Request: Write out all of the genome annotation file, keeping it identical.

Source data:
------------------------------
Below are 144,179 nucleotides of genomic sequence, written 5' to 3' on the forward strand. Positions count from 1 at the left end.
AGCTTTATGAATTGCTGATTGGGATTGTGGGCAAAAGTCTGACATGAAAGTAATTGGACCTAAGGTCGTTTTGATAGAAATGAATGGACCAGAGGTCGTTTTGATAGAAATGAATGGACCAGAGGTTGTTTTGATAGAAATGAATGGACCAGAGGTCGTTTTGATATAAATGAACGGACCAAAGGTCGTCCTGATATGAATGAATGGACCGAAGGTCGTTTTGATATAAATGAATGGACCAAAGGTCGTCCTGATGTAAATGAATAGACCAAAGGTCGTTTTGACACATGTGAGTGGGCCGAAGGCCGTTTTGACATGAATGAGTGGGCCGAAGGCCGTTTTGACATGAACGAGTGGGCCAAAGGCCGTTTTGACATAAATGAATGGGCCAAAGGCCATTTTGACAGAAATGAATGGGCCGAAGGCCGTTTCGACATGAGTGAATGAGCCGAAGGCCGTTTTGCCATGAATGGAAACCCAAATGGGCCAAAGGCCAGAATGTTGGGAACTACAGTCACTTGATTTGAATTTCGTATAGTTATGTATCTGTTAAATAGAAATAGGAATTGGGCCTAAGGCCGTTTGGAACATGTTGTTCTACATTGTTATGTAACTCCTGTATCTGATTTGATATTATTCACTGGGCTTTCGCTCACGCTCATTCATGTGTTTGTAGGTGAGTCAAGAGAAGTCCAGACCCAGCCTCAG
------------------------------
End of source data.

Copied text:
Below are 144,179 nucleotides of genomic sequence, written 5' to 3' on the forward strand. Positions count from 1 at the left end.
AGCTTTATGAATTGCTGATTGGGATTGTGGGCAAAAGTCTGACATGAAAGTAATTGGACCTAAGGTCGTTTTGATAGAAATGAATGGACCAGAGGTCGTTTTGATAGAAATGAATGGACCAGAGGTTGTTTTGATAGAAATGAATGGACCAGAGGTCGTTTTGATATAAATGAACGGACCAAAGGTCGTCCTGATATGAATGAATGGACCGAAGGTCGTTTTGATATAAATGAATGGACCAAAGGTCGTCCTGATGTAAATGAATAGACCAAAGGTCGTTTTGACACATGTGAGTGGGCCGAAGGCCGTTTTGACATGAATGAGTGGGCCGAAGGCCGTTTTGACATGAACGAGTGGGCCAAAGGCCGTTTTGACATAAATGAATGGGCCAAAGGCCATTTTGACAGAAATGAATGGGCCGAAGGCCGTTTCGACATGAGTGAATGAGCCGAAGGCCGTTTTGCCATGAATGGAAACCCAAATGGGCCAAAGGCCAGAATGTTGGGAACTACAGTCACTTGATTTGAATTTCGTATAGTTATGTATCTGTTAAATAGAAATAGGAATTGGGCCTAAGGCCGTTTGGAACATGTTGTTCTACATTGTTATGTAACTCCTGTATCTGATTTGATATTATTCACTGGGCTTTCGCTCACGCTCATTCATGTGTTTGTAGGTGAGTCAAGAGAAGTCCAGACCCAGCCTCAG